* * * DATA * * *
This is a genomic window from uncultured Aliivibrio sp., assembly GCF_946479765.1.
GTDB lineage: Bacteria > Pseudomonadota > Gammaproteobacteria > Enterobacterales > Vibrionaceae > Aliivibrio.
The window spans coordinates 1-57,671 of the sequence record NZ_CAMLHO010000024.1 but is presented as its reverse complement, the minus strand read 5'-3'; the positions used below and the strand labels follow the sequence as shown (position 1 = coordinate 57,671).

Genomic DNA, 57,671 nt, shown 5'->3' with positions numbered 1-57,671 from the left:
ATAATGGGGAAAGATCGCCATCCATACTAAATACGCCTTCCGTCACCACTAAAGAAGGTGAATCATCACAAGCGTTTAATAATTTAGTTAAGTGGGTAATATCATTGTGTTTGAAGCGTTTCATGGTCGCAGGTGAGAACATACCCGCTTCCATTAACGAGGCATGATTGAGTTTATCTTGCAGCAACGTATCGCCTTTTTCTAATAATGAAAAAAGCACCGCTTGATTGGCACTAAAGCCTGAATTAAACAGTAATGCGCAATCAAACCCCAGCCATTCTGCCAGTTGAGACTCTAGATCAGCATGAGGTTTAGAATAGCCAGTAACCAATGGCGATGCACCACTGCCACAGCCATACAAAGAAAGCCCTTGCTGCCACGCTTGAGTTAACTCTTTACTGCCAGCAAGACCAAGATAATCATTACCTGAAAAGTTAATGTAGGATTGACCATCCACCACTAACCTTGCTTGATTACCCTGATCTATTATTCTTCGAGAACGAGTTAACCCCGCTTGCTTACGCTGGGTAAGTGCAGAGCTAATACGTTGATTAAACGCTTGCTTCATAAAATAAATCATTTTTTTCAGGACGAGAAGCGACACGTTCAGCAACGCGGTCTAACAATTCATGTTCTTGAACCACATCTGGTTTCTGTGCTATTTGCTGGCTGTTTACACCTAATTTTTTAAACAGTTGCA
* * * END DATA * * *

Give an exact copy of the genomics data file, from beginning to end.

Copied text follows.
This is a genomic window from uncultured Aliivibrio sp., assembly GCF_946479765.1.
GTDB lineage: Bacteria > Pseudomonadota > Gammaproteobacteria > Enterobacterales > Vibrionaceae > Aliivibrio.
The window spans coordinates 1-57,671 of the sequence record NZ_CAMLHO010000024.1 but is presented as its reverse complement, the minus strand read 5'-3'; the positions used below and the strand labels follow the sequence as shown (position 1 = coordinate 57,671).

Genomic DNA, 57,671 nt, shown 5'->3' with positions numbered 1-57,671 from the left:
ATAATGGGGAAAGATCGCCATCCATACTAAATACGCCTTCCGTCACCACTAAAGAAGGTGAATCATCACAAGCGTTTAATAATTTAGTTAAGTGGGTAATATCATTGTGTTTGAAGCGTTTCATGGTCGCAGGTGAGAACATACCCGCTTCCATTAACGAGGCATGATTGAGTTTATCTTGCAGCAACGTATCGCCTTTTTCTAATAATGAAAAAAGCACCGCTTGATTGGCACTAAAGCCTGAATTAAACAGTAATGCGCAATCAAACCCCAGCCATTCTGCCAGTTGAGACTCTAGATCAGCATGAGGTTTAGAATAGCCAGTAACCAATGGCGATGCACCACTGCCACAGCCATACAAAGAAAGCCCTTGCTGCCACGCTTGAGTTAACTCTTTACTGCCAGCAAGACCAAGATAATCATTACCTGAAAAGTTAATGTAGGATTGACCATCCACCACTAACCTTGCTTGATTACCCTGATCTATTATTCTTCGAGAACGAGTTAACCCCGCTTGCTTACGCTGGGTAAGTGCAGAGCTAATACGTTGATTAAACGCTTGCTTCATAAAATAAATCATTTTTTTCAGGACGAGAAGCGACACGTTCAGCAACGCGGTCTAACAATTCATGTTCTTGAACCACATCTGGTTTCTGTGCTATTTGCTGGCTGTTTACACCTAATTTTTTAAACAGTTGCA